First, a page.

Two extra mine inspectors after eighth death
TWO new coal mine inspectors will hit the beat in CQ mines as the Queensland Government seeks to improve safety for coal mine workers following another recent mining fatality.
Eight resource workers have died in the past 18 months including 33-year-old Donald Rabbit - a tyre fitter who lost his life earlier this week at the Blackwater Curragh Coal Mine.
Keppel MP Brittany Lauga said the pair of new inspectors were the first of four new recruits to boost the ranks of the state's coal and metalliferous mine and quarry inspectors to 46.
"The safety and the health of our 70,000 resource workers is paramount and our mine inspectors need to be close to where the mines are," Ms Lauga said.
"Two out of three of our inspectors are in regional Queensland because that's where most of the mines are."
Rockhampton MP Barry O'Rourke said the two new Rocky-based inspectors came with strong mining engineer credentials and 68 years' combined experience in the Queensland and global coal industry.
"Our resources industry is world-class and this demands strong, contemporary skills from our inspectors to work with industry and workers to enhance safety," Mr O'Rourke said.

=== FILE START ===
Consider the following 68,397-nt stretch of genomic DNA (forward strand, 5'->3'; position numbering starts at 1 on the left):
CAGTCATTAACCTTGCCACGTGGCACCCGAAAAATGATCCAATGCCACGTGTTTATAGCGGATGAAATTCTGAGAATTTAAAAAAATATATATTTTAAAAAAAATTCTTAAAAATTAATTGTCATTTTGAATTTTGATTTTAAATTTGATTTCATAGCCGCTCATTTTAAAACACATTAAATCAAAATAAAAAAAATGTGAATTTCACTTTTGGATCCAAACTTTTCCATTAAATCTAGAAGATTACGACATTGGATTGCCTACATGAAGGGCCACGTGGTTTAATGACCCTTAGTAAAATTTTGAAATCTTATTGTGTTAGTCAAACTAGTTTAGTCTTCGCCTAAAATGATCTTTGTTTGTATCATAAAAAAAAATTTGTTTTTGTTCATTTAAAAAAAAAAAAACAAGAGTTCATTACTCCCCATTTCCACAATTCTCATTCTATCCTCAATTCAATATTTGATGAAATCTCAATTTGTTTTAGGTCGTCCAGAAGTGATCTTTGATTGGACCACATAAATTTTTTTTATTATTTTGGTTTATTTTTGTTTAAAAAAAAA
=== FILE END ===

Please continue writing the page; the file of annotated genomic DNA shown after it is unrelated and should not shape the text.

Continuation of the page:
On Monday the first inspectors will clock on, with the second expected to start work in just over two weeks.
Another two more recruits will join the regional team of inspectors in the coming fortnight: a new coal mines inspector in Mackay in 10 days and new minerals and quarries inspector in Mount Isa in just over two weeks.
Acting Mines Minister Mark Ryan said the new inspectors joined a team of mines inspectors that serviced mines and quarries from Cape York in Far North Queensland to the southeast corner and west to the Northern Territory border.
"Having most of our inspectors in the regions gives workers and the industry more efficient access to our inspectors and more inspectors to help keep our mine and quarry works safe," Mr Ryan said.
"That's critical to implementing this Government's current and upcoming health and safety reforms."
He said these reforms included:
• Better detection and prevention of black lung, and an improve safety net for affected workers.
• Increased maximum penalties and powers for the regulator powers to issue fines without going to court.
• Statewide safety reset sessions mine and quarry workers to refocus on health and safety.
• $35 million to deliver reforms to improve the safety and health of our mine workers.
• A commitment to tighter controls on mine dust levels.
• Legislation to go to parliament this year make industrial manslaughter an offence, as it is in other Queensland workplaces.
• Legislation already before the parliament to establish an independent resources health and safety authority.
• Potential further reforms to flow from two independent reviews to be tabled in the first 2020 sitting of parliament next month.